According to Greek lore, Philaenis was a woman author who wrote a treatise on erotic arts. Because of this, the name Philaenis was used for a stock character of a woman who exceeded Greco-Roman gender roles. Whether she showed excessive lust, same-sex desire, or had children out of wedlock, the name Philaenis was used as an umbrella-term to cover these "unladylike" behaviors. In these poems, the name Philaenis is used for a woman who adopts a child instead of birthing one.
Non in ventre quae-conoeperat Philaenium Heliodoro
filiam peperit sponte fortuito.
Hoc autem de filia contristato, sex interponit
dies, et eniti se filium puerum dixit.
Sic Bubastis a-munere-solvitur: si enim quaeque
pariet ut illa, quid deae erit respectus?
οὐκ ἐν ῾γαστρὶ λαβοῦσα Φιλαίνιον Ἡλιοδώρῳ
θήλειαν τίκτει παῖδ᾽ ἀπὸ ταὐτομάτου.
τοῦ δ᾽ ἐπὶ θηλείῃ λυπουμένου, ἓξ διαλείπει
ἤματα, καὶ τίκτειν ἄρσενα παῖδ᾽ ἔφατο.
οὕτως Βούβαστις καταλύεται: εἰ γὰρ ἑκάστη
τέξεται ὡς αὐτή, τίς θεοῦ ἐστι λόγος;
Philaenis gave birth to a daughter by herself,
without Heliodorus. When he was upset at the child’s sex,
Six days later, she is said to have given him a son.
I guess we don’t need to worship fertility goddesses:
If everyone gives birth like her, what purpose will they serve?
--Nicharchus, Greek Anthology XI.18; Translated into Latin by Hugo Grotius
Quae flammae cuncta peperi Philaenium, quae gravem
mater, quae puerorum ternum vidi sepulcrum, luctu
in-alienis partibus acquievi: sane enim speraveram
fore ut omnino mihi viveret hic quem non pepereram.
Ego tot-liberorum-mater subditum educabam. Sed me daemon
voluit ne alius quidem matris habere donum.
Vocatus enim noster periit. Nunc vero matribus
iam et reliquis luctus ego facta-sum.
ἡ πυρὶ πάντα τεκοῦσα Φιλαίνιον, ἡ βαρυπενθὴς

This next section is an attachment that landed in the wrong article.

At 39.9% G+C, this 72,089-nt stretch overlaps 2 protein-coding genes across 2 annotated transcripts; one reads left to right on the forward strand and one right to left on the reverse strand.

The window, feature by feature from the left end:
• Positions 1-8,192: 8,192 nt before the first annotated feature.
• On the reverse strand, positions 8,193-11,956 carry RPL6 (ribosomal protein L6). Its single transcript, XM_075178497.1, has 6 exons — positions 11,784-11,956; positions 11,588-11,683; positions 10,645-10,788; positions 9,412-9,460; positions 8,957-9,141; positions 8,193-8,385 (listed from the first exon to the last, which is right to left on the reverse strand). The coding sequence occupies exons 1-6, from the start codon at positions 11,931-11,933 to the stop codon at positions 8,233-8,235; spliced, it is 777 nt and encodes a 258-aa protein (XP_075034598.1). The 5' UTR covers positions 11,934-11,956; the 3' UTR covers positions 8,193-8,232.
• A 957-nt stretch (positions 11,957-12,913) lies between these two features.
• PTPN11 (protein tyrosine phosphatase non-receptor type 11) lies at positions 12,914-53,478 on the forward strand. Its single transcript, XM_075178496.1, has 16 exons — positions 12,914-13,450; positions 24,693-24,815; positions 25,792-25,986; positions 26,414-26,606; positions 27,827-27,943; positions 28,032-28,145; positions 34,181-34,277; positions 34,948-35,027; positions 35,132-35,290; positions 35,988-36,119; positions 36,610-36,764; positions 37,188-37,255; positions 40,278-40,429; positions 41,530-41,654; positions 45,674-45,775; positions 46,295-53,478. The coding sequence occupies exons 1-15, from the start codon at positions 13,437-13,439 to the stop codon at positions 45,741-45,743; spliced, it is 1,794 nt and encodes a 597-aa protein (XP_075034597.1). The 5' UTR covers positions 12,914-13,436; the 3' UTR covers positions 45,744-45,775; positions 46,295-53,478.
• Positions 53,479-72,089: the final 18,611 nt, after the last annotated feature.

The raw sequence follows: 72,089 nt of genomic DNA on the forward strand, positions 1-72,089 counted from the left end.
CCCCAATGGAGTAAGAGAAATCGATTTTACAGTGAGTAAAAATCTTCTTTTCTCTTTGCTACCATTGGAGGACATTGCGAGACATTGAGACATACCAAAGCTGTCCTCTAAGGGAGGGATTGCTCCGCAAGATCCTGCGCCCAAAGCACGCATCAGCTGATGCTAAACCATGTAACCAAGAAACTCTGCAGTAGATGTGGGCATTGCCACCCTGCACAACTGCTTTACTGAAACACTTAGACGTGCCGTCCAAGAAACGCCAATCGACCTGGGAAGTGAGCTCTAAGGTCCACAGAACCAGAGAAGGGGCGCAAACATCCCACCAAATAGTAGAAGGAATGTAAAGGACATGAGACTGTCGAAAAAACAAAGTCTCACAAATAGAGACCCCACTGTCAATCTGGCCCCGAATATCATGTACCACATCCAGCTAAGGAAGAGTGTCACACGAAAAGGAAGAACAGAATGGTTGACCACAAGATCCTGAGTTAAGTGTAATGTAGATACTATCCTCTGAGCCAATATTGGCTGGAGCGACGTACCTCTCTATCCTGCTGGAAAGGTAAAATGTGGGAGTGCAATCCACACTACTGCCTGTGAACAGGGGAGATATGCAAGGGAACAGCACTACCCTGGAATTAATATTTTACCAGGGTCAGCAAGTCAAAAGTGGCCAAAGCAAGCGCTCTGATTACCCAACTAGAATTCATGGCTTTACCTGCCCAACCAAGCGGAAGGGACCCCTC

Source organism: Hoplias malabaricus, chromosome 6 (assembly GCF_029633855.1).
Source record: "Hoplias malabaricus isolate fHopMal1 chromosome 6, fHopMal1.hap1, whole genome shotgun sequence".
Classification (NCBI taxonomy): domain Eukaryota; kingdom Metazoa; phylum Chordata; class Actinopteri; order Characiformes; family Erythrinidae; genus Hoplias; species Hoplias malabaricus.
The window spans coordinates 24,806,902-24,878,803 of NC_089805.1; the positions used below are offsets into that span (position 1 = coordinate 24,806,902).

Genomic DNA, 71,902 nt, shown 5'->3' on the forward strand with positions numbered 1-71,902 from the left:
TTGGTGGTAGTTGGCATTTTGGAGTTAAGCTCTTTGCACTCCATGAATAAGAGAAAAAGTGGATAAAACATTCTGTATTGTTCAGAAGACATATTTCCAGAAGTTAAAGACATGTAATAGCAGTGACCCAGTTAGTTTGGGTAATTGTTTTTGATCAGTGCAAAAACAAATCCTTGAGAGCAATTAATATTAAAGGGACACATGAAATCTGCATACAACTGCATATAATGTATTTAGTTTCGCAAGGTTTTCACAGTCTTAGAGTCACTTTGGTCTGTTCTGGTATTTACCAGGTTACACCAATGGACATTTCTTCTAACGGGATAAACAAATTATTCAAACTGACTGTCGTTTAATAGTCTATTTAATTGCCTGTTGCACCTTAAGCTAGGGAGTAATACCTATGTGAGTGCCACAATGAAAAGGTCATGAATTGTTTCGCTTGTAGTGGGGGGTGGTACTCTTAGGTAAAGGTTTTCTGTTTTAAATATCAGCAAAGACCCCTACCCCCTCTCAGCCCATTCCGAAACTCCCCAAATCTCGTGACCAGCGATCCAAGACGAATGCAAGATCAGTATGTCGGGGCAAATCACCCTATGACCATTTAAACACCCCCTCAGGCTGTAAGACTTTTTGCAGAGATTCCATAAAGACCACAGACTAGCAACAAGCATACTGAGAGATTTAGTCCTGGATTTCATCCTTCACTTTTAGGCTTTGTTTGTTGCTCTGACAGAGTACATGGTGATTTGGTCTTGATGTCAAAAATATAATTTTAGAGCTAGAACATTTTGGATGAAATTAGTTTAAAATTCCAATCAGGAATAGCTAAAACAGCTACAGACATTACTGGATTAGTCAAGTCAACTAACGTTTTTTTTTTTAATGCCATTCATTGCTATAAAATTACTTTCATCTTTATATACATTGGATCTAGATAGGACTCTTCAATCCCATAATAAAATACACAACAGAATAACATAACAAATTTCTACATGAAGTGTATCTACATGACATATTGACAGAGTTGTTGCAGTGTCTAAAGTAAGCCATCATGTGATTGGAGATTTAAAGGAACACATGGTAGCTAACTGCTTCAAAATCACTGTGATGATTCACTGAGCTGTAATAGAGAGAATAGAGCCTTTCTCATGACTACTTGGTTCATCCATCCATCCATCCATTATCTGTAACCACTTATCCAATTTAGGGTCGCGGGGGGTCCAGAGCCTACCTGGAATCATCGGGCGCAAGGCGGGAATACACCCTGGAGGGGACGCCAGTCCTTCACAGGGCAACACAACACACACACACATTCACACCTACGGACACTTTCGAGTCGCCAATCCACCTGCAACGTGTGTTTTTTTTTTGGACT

μήτηρ, ἡ τέκνων τρισσὸν ἰδοῦσα τάφον,
ἀλλοτρίαις ὠδῖσιν ἐφώρμισα: ἦ γὰρ ἐώλπειν
πάντως μοι ζήσειν τοῦτον ὃν οὐκ ἔτεκον.
ἡ δ᾽ εὔπαις θετὸν υἱὸν ἀνήγαγον ἀλλά με δαίμων
ἤθελε μηδ᾽ ἄλλης μητρὸς ἔχειν χάριτα.
κληθεὶς ἡμέτερος γὰρ ἀπέφθιτο: νῦν δὲ τεκούσαις
ἤδη καὶ λοιπαῖς πένθος ἐγὼ γέγονα.
Every child that I have birthed
I, Philaenis, a mother pregnant with grief
Who saw my third child buried,
Adopted another’s baby,
Hoping that a child I didn’t birth
And so I adopted an unexpected child from a fertile mother.
But a demon wanted me
To not have the gift of another mother.
And now my adopted child has died:
And I have become a source of grief
To even another’s mother.
--Philippus of Thessalonica, Greek Anthology IX.254; Translated into Latin by Hugo Grotius
Works: Greek Anthology; Anthologia Graeca; Florilegii Graecii
The Greek Anthology is a modern collection of Greek lyric poetry compiled from various sources over the course of Greco-Roman literature. The current collection was created from two major sources, one from the 10th century CE and one from the 14th century CE. The anthology contains authors spanning the entirety of Greek literature, from archaic poets to Byzantine Christian poets.